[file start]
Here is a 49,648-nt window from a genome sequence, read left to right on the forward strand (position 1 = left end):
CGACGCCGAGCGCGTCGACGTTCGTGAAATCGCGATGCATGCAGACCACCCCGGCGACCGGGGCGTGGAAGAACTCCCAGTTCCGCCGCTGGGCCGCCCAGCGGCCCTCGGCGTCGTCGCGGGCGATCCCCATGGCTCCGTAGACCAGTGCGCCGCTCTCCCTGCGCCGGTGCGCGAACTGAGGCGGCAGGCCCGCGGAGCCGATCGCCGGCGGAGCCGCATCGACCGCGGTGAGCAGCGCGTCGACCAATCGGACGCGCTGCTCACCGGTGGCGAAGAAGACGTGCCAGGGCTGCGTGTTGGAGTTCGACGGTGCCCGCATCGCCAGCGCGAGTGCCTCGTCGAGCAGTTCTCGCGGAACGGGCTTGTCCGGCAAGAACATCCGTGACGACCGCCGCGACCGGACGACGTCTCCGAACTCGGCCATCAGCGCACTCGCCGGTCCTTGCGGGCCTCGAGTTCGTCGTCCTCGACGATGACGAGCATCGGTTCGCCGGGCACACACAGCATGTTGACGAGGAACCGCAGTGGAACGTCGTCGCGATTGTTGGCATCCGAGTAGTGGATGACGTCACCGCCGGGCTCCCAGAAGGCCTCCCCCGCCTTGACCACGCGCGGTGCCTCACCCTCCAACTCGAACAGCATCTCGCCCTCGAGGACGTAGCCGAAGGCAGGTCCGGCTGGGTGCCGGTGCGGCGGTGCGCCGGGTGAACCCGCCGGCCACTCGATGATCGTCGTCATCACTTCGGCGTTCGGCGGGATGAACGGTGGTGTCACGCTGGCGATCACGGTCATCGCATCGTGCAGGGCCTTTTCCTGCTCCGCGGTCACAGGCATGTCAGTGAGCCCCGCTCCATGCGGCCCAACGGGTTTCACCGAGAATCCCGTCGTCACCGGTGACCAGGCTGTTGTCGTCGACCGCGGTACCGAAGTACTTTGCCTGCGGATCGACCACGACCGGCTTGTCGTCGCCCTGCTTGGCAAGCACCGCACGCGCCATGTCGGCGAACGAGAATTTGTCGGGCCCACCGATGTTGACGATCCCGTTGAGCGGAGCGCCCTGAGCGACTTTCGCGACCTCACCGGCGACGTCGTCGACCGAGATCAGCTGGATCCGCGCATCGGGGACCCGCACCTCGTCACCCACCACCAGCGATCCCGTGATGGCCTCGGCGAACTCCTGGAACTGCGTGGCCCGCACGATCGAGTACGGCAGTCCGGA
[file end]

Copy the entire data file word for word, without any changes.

Here is a 49,648-nt window from a genome sequence, read left to right on the forward strand (position 1 = left end):
CGACGCCGAGCGCGTCGACGTTCGTGAAATCGCGATGCATGCAGACCACCCCGGCGACCGGGGCGTGGAAGAACTCCCAGTTCCGCCGCTGGGCCGCCCAGCGGCCCTCGGCGTCGTCGCGGGCGATCCCCATGGCTCCGTAGACCAGTGCGCCGCTCTCCCTGCGCCGGTGCGCGAACTGAGGCGGCAGGCCCGCGGAGCCGATCGCCGGCGGAGCCGCATCGACCGCGGTGAGCAGCGCGTCGACCAATCGGACGCGCTGCTCACCGGTGGCGAAGAAGACGTGCCAGGGCTGCGTGTTGGAGTTCGACGGTGCCCGCATCGCCAGCGCGAGTGCCTCGTCGAGCAGTTCTCGCGGAACGGGCTTGTCCGGCAAGAACATCCGTGACGACCGCCGCGACCGGACGACGTCTCCGAACTCGGCCATCAGCGCACTCGCCGGTCCTTGCGGGCCTCGAGTTCGTCGTCCTCGACGATGACGAGCATCGGTTCGCCGGGCACACACAGCATGTTGACGAGGAACCGCAGTGGAACGTCGTCGCGATTGTTGGCATCCGAGTAGTGGATGACGTCACCGCCGGGCTCCCAGAAGGCCTCCCCCGCCTTGACCACGCGCGGTGCCTCACCCTCCAACTCGAACAGCATCTCGCCCTCGAGGACGTAGCCGAAGGCAGGTCCGGCTGGGTGCCGGTGCGGCGGTGCGCCGGGTGAACCCGCCGGCCACTCGATGATCGTCGTCATCACTTCGGCGTTCGGCGGGATGAACGGTGGTGTCACGCTGGCGATCACGGTCATCGCATCGTGCAGGGCCTTTTCCTGCTCCGCGGTCACAGGCATGTCAGTGAGCCCCGCTCCATGCGGCCCAACGGGTTTCACCGAGAATCCCGTCGTCACCGGTGACCAGGCTGTTGTCGTCGACCGCGGTACCGAAGTACTTTGCCTGCGGATCGACCACGACCGGCTTGTCGTCGCCCTGCTTGGCAAGCACCGCACGCGCCATGTCGGCGAACGAGAATTTGTCGGGCCCACCGATGTTGACGATCCCGTTGAGCGGAGCGCCCTGAGCGACTTTCGCGACCTCACCGGCGACGTCGTCGACCGAGATCAGCTGGATCCGCGCATCGGGGACCCGCACCTCGTCACCCACCACCAGCGATCCCGTGATGGCCTCGGCGAACTCCTGGAACTGCGTGGCCCGCACGATCGAGTACGGCAGTCCGGA